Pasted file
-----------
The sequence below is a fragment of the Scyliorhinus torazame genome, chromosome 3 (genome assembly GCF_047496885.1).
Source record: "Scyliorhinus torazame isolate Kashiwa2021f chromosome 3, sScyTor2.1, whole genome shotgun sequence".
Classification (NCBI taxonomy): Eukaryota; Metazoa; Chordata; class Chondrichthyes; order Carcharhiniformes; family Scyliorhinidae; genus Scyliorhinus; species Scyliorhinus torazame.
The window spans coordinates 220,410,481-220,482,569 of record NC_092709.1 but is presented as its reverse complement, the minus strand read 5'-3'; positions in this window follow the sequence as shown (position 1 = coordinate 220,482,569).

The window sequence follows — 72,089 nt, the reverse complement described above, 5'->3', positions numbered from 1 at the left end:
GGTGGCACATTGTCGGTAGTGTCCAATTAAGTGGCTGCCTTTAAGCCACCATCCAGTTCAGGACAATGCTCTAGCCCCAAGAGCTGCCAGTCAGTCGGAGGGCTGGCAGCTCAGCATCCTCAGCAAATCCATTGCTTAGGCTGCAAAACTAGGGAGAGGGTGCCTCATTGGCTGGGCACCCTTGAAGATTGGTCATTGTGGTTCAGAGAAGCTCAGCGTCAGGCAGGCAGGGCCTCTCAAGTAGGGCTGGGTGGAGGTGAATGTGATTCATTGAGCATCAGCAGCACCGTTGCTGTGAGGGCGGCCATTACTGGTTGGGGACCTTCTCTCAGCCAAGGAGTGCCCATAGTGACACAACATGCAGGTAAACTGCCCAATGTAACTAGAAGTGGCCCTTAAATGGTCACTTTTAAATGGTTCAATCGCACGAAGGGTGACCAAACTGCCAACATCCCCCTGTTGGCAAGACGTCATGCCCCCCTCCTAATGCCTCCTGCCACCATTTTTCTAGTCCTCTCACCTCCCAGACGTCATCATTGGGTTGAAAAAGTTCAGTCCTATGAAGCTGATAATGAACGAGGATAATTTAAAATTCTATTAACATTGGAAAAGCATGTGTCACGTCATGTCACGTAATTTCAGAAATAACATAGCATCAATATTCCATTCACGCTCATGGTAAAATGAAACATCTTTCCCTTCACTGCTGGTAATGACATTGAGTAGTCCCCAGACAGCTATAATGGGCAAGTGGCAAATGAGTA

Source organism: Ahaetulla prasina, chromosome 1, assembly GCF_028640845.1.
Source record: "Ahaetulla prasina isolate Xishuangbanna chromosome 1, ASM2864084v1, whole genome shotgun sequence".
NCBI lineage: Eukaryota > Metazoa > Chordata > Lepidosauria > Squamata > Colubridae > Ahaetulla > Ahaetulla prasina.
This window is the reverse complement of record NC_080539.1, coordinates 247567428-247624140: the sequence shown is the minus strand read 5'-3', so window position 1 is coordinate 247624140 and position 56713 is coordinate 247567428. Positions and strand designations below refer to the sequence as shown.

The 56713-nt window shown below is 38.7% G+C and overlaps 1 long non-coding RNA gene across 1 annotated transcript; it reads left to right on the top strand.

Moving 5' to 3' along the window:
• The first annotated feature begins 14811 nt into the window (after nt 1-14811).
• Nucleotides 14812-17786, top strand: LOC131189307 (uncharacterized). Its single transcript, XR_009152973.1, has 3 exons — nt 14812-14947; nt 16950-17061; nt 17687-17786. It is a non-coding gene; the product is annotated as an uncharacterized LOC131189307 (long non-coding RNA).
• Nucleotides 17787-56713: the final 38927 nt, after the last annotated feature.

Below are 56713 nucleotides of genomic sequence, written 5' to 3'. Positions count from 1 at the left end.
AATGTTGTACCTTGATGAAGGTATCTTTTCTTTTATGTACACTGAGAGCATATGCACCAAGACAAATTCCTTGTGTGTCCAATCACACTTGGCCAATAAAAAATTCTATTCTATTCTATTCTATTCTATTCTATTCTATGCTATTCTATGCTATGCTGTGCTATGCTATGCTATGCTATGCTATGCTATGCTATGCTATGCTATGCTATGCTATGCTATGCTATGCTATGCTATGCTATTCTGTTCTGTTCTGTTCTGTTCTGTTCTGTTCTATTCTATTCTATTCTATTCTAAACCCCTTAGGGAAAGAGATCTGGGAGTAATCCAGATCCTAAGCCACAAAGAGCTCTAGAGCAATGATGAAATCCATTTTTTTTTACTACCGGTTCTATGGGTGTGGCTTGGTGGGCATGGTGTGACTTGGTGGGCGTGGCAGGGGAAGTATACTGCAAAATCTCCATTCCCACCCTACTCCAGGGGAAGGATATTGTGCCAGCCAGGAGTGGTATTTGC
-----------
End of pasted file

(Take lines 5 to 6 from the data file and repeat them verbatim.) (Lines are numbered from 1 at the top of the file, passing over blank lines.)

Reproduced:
The window sequence follows — 72,089 nt, the reverse complement described above, 5'->3', positions numbered from 1 at the left end:
GGTGGCACATTGTCGGTAGTGTCCAATTAAGTGGCTGCCTTTAAGCCACCATCCAGTTCAGGACAATGCTCTAGCCCCAAGAGCTGCCAGTCAGTCGGAGGGCTGGCAGCTCAGCATCCTCAGCAAATCCATTGCTTAGGCTGCAAAACTAGGGAGAGGGTGCCTCATTGGCTGGGCACCCTTGAAGATTGGTCATTGTGGTTCAGAGAAGCTCAGCGTCAGGCAGGCAGGGCCTCTCAAGTAGGGCTGGGTGGAGGTGAATGTGATTCATTGAGCATCAGCAGCACCGTTGCTGTGAGGGCGGCCATTACTGGTTGGGGACCTTCTCTCAGCCAAGGAGTGCCCATAGTGACACAACATGCAGGTAAACTGCCCAATGTAACTAGAAGTGGCCCTTAAATGGTCACTTTTAAATGGTTCAATCGCACGAAGGGTGACCAAACTGCCAACATCCCCCTGTTGGCAAGACGTCATGCCCCCCTCCTAATGCCTCCTGCCACCATTTTTCTAGTCCTCTCACCTCCCAGACGTCATCATTGGGTTGAAAAAGTTCAGTCCTATGAAGCTGATAATGAACGAGGATAATTTAAAATTCTATTAACATTGGAAAAGCATGTGTCACGTCATGTCACGTAATTTCAGAAATAACATAGCATCAATATTCCATTCACGCTCATGGTAAAATGAAACATCTTTCCCTTCACTGCTGGTAATGACATTGAGTAGTCCCCAGACAGCTATAATGGGCAAGTGGCAAATGAGTA